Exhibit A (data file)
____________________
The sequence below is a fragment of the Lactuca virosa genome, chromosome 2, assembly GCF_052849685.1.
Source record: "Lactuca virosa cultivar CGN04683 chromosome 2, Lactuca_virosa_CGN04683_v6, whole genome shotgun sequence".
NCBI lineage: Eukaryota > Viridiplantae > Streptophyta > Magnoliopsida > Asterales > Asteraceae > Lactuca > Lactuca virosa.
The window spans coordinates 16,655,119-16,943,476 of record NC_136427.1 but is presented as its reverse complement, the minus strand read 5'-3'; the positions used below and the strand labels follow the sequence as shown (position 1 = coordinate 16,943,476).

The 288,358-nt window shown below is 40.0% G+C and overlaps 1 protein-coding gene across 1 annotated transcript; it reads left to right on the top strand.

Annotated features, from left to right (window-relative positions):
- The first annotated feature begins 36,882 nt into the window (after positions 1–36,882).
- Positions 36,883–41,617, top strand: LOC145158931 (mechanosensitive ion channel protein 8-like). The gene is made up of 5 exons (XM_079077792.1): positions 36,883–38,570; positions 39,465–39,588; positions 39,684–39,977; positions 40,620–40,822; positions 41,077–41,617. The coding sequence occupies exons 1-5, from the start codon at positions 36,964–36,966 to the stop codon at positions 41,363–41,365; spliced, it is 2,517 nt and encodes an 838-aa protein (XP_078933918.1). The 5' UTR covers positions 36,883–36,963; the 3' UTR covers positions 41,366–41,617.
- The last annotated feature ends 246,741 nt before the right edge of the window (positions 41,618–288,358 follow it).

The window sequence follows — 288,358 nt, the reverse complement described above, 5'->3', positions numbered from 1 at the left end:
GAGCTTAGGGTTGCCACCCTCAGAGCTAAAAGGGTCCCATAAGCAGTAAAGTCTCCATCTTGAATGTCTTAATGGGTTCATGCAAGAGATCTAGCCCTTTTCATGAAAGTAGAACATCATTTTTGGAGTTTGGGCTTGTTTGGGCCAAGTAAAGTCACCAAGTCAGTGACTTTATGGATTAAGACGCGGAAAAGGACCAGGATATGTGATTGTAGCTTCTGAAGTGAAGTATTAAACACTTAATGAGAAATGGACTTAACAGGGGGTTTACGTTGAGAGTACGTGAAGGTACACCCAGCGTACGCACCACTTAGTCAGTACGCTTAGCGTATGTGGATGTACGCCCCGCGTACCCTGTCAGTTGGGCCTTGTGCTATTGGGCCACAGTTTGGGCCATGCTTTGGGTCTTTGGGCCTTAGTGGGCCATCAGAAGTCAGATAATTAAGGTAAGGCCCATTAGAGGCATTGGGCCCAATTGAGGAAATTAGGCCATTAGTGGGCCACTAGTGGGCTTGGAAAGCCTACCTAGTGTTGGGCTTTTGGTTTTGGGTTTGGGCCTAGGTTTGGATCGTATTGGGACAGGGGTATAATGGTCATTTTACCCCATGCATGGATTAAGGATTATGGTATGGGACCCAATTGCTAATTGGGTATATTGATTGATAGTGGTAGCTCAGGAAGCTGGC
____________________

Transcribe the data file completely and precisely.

The sequence below is a fragment of the Lactuca virosa genome, chromosome 2, assembly GCF_052849685.1.
Source record: "Lactuca virosa cultivar CGN04683 chromosome 2, Lactuca_virosa_CGN04683_v6, whole genome shotgun sequence".
NCBI lineage: Eukaryota > Viridiplantae > Streptophyta > Magnoliopsida > Asterales > Asteraceae > Lactuca > Lactuca virosa.
The window spans coordinates 16,655,119-16,943,476 of record NC_136427.1 but is presented as its reverse complement, the minus strand read 5'-3'; the positions used below and the strand labels follow the sequence as shown (position 1 = coordinate 16,943,476).

The 288,358-nt window shown below is 40.0% G+C and overlaps 1 protein-coding gene across 1 annotated transcript; it reads left to right on the top strand.

Annotated features, from left to right (window-relative positions):
- The first annotated feature begins 36,882 nt into the window (after positions 1–36,882).
- Positions 36,883–41,617, top strand: LOC145158931 (mechanosensitive ion channel protein 8-like). The gene is made up of 5 exons (XM_079077792.1): positions 36,883–38,570; positions 39,465–39,588; positions 39,684–39,977; positions 40,620–40,822; positions 41,077–41,617. The coding sequence occupies exons 1-5, from the start codon at positions 36,964–36,966 to the stop codon at positions 41,363–41,365; spliced, it is 2,517 nt and encodes an 838-aa protein (XP_078933918.1). The 5' UTR covers positions 36,883–36,963; the 3' UTR covers positions 41,366–41,617.
- The last annotated feature ends 246,741 nt before the right edge of the window (positions 41,618–288,358 follow it).

The window sequence follows — 288,358 nt, the reverse complement described above, 5'->3', positions numbered from 1 at the left end:
GAGCTTAGGGTTGCCACCCTCAGAGCTAAAAGGGTCCCATAAGCAGTAAAGTCTCCATCTTGAATGTCTTAATGGGTTCATGCAAGAGATCTAGCCCTTTTCATGAAAGTAGAACATCATTTTTGGAGTTTGGGCTTGTTTGGGCCAAGTAAAGTCACCAAGTCAGTGACTTTATGGATTAAGACGCGGAAAAGGACCAGGATATGTGATTGTAGCTTCTGAAGTGAAGTATTAAACACTTAATGAGAAATGGACTTAACAGGGGGTTTACGTTGAGAGTACGTGAAGGTACACCCAGCGTACGCACCACTTAGTCAGTACGCTTAGCGTATGTGGATGTACGCCCCGCGTACCCTGTCAGTTGGGCCTTGTGCTATTGGGCCACAGTTTGGGCCATGCTTTGGGTCTTTGGGCCTTAGTGGGCCATCAGAAGTCAGATAATTAAGGTAAGGCCCATTAGAGGCATTGGGCCCAATTGAGGAAATTAGGCCATTAGTGGGCCACTAGTGGGCTTGGAAAGCCTACCTAGTGTTGGGCTTTTGGTTTTGGGTTTGGGCCTAGGTTTGGATCGTATTGGGACAGGGGTATAATGGTCATTTTACCCCATGCATGGATTAAGGATTATGGTATGGGACCCAATTGCTAATTGGGTATATTGATTGATAGTGGTAGCTCAGGAAGCTGGC